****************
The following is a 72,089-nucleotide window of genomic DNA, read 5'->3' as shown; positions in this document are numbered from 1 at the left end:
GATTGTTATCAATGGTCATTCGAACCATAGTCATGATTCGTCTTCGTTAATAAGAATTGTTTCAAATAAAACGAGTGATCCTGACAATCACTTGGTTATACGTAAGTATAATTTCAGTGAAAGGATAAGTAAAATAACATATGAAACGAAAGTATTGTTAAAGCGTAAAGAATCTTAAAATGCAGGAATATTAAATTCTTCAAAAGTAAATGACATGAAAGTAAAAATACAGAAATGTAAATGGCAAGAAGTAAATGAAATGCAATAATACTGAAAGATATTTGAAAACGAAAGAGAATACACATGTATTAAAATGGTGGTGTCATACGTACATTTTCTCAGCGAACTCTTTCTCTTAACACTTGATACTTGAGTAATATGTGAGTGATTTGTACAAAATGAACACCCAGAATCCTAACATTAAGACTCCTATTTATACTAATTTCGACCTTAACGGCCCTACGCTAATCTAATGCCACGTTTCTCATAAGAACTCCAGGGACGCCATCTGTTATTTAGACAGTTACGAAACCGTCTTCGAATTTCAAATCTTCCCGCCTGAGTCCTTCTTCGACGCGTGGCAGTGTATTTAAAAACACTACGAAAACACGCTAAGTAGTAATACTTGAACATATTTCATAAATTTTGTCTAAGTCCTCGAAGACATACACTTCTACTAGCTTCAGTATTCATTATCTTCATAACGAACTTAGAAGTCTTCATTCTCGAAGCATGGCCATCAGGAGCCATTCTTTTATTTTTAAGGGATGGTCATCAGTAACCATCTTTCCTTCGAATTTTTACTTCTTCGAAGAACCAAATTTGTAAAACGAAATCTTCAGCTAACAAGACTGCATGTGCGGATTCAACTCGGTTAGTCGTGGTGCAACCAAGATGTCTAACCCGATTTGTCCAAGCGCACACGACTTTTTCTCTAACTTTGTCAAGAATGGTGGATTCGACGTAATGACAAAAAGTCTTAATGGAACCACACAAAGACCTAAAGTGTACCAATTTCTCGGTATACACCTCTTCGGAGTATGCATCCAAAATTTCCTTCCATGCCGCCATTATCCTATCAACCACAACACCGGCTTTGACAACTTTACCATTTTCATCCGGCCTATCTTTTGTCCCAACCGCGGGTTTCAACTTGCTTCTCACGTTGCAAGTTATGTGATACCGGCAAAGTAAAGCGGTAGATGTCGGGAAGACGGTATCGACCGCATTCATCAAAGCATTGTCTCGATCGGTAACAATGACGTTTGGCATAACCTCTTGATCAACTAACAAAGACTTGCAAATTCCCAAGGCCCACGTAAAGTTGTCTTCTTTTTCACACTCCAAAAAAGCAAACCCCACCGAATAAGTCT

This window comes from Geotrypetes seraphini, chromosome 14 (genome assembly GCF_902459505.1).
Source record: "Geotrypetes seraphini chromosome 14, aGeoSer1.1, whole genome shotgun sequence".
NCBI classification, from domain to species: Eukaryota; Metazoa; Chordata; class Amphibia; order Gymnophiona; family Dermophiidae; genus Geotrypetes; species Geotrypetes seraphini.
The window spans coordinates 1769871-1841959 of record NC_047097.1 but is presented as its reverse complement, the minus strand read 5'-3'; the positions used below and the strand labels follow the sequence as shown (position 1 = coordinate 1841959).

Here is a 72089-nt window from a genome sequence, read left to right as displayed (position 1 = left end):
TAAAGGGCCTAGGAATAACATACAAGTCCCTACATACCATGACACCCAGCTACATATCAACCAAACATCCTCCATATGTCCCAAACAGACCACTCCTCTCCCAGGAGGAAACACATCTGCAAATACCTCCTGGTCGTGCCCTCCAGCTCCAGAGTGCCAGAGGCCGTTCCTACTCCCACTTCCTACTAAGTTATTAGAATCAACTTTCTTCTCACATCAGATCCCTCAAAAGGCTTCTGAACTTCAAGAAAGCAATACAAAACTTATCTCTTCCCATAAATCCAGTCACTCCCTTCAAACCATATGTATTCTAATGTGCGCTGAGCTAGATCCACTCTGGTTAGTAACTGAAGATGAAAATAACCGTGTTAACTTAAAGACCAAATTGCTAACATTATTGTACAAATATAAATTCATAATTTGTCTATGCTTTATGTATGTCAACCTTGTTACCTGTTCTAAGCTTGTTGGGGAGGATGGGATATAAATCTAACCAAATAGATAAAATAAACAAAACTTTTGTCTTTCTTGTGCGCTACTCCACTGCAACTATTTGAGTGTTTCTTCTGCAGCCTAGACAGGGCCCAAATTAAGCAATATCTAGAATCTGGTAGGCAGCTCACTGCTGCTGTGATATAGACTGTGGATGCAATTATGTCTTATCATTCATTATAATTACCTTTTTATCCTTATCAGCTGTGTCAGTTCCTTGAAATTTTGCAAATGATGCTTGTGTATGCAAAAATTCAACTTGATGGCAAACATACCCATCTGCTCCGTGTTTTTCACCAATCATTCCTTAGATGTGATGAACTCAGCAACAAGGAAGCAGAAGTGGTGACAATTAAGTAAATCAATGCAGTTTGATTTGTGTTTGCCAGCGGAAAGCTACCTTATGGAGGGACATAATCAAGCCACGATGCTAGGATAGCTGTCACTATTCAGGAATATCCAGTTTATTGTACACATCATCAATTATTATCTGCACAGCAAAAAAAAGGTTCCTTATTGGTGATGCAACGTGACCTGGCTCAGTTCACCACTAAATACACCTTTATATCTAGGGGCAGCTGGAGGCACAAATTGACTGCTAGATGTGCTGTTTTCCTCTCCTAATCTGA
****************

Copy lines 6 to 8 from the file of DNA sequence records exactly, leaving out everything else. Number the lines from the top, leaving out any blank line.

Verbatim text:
The window spans coordinates 1769871-1841959 of record NC_047097.1 but is presented as its reverse complement, the minus strand read 5'-3'; the positions used below and the strand labels follow the sequence as shown (position 1 = coordinate 1841959).

Here is a 72089-nt window from a genome sequence, read left to right as displayed (position 1 = left end):
TAAAGGGCCTAGGAATAACATACAAGTCCCTACATACCATGACACCCAGCTACATATCAACCAAACATCCTCCATATGTCCCAAACAGACCACTCCTCTCCCAGGAGGAAACACATCTGCAAATACCTCCTGGTCGTGCCCTCCAGCTCCAGAGTGCCAGAGGCCGTTCCTACTCCCACTTCCTACTAAGTTATTAGAATCAACTTTCTTCTCACATCAGATCCCTCAAAAGGCTTCTGAACTTCAAGAAAGCAATACAAAACTTATCTCTTCCCATAAATCCAGTCACTCCCTTCAAACCATATGTATTCTAATGTGCGCTGAGCTAGATCCACTCTGGTTAGTAACTGAAGATGAAAATAACCGTGTTAACTTAAAGACCAAATTGCTAACATTATTGTACAAATATAAATTCATAATTTGTCTATGCTTTATGTATGTCAACCTTGTTACCTGTTCTAAGCTTGTTGGGGAGGATGGGATATAAATCTAACCAAATAGATAAAATAAACAAAACTTTTGTCTTTCTTGTGCGCTACTCCACTGCAACTATTTGAGTGTTTCTTCTGCAGCCTAGACAGGGCCCAAATTAAGCAATATCTAGAATCTGGTAGGCAGCTCACTGCTGCTGTGATATAGACTGTGGATGCAATTATGTCTTATCATTCATTATAATTACCTTTTTATCCTTATCAGCTGTGTCAGTTCCTTGAAATTTTGCAAATGATGCTTGTGTATGCAAAAATTCAACTTGATGGCAAACATACCCATCTGCTCCGTGTTTTTCACCAATCATTCCTTAGATGTGATGAACTCAGCAACAAGGAAGCAGAAGTGGTGACAATTAAGTAAATCAATGCAGTTTGATTTGTGTTTGCCAGCGGAAAGCTACCTTATGGAGGGACATAATCAAGCCACGATGCTAGGATAGCTGTCACTATTCAGGAATATCCAGTTTATTGTACACATCATCAATTATTATCTGCACAGCAAAAAAAAGGTTCCTTATTGGTGATGCAACGTGACCTGGCTCAGTTCACCACTAAATACACCTTTATATCTAGGGGCAGCTGGAGGCACAAATTGACTGCTAGATGTGCTGTTTTCCTCTCCTAATCTGA